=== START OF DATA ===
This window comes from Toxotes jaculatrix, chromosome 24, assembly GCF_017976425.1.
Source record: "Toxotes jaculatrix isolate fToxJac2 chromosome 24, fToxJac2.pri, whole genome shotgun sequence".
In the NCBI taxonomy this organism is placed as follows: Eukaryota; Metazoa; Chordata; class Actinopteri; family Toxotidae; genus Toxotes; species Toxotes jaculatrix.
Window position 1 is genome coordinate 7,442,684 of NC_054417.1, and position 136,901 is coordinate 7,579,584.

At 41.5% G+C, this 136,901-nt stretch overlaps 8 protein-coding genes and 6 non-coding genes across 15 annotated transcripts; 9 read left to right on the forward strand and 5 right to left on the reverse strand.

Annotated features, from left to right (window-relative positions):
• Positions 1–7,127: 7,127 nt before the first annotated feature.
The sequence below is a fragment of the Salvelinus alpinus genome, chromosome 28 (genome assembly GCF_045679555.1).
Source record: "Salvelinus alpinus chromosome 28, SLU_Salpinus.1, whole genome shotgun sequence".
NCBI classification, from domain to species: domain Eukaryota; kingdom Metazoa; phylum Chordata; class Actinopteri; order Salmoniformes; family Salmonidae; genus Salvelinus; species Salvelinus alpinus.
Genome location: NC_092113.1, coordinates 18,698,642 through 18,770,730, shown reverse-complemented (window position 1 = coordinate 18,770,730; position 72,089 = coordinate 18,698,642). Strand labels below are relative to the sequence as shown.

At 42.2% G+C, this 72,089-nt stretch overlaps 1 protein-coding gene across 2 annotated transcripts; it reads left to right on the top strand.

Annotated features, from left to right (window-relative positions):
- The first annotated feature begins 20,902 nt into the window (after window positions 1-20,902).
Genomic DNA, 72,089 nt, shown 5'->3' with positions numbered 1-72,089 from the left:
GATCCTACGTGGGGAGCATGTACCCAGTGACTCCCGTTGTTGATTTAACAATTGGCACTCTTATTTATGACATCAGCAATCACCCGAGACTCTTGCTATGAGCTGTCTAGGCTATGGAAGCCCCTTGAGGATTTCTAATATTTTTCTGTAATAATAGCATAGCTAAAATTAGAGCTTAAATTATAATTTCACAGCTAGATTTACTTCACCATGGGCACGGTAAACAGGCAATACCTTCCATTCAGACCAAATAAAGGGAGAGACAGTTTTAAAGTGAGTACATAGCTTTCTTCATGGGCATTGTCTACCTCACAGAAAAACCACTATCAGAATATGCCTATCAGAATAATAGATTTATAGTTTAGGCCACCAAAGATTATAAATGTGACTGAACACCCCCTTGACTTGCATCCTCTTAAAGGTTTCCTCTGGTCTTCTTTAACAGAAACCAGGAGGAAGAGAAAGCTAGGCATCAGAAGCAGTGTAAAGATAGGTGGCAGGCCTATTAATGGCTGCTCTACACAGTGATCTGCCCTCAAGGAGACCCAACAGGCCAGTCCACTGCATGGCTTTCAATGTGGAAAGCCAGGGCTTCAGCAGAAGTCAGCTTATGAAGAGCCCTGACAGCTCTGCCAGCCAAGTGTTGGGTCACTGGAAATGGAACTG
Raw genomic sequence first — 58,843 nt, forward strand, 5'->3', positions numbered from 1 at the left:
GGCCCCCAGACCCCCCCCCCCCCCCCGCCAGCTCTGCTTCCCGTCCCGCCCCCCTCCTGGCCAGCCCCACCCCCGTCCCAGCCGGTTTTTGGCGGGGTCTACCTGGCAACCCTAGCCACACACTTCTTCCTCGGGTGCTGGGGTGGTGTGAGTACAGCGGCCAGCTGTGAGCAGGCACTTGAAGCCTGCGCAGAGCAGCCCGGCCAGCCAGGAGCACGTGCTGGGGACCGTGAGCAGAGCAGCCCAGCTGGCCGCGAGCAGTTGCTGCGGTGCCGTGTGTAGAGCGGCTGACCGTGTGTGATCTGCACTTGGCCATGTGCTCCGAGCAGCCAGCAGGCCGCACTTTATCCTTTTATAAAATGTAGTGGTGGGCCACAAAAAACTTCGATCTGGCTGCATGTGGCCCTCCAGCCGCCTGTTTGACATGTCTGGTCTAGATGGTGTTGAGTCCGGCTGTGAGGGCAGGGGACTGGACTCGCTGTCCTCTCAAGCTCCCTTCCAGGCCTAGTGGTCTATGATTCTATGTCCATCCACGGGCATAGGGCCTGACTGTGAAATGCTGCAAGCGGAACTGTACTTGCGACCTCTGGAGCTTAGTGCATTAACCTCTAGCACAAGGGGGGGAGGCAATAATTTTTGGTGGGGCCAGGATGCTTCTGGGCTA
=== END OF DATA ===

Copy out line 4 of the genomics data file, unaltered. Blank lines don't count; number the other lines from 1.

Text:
Window position 1 is genome coordinate 7,442,684 of NC_054417.1, and position 136,901 is coordinate 7,579,584.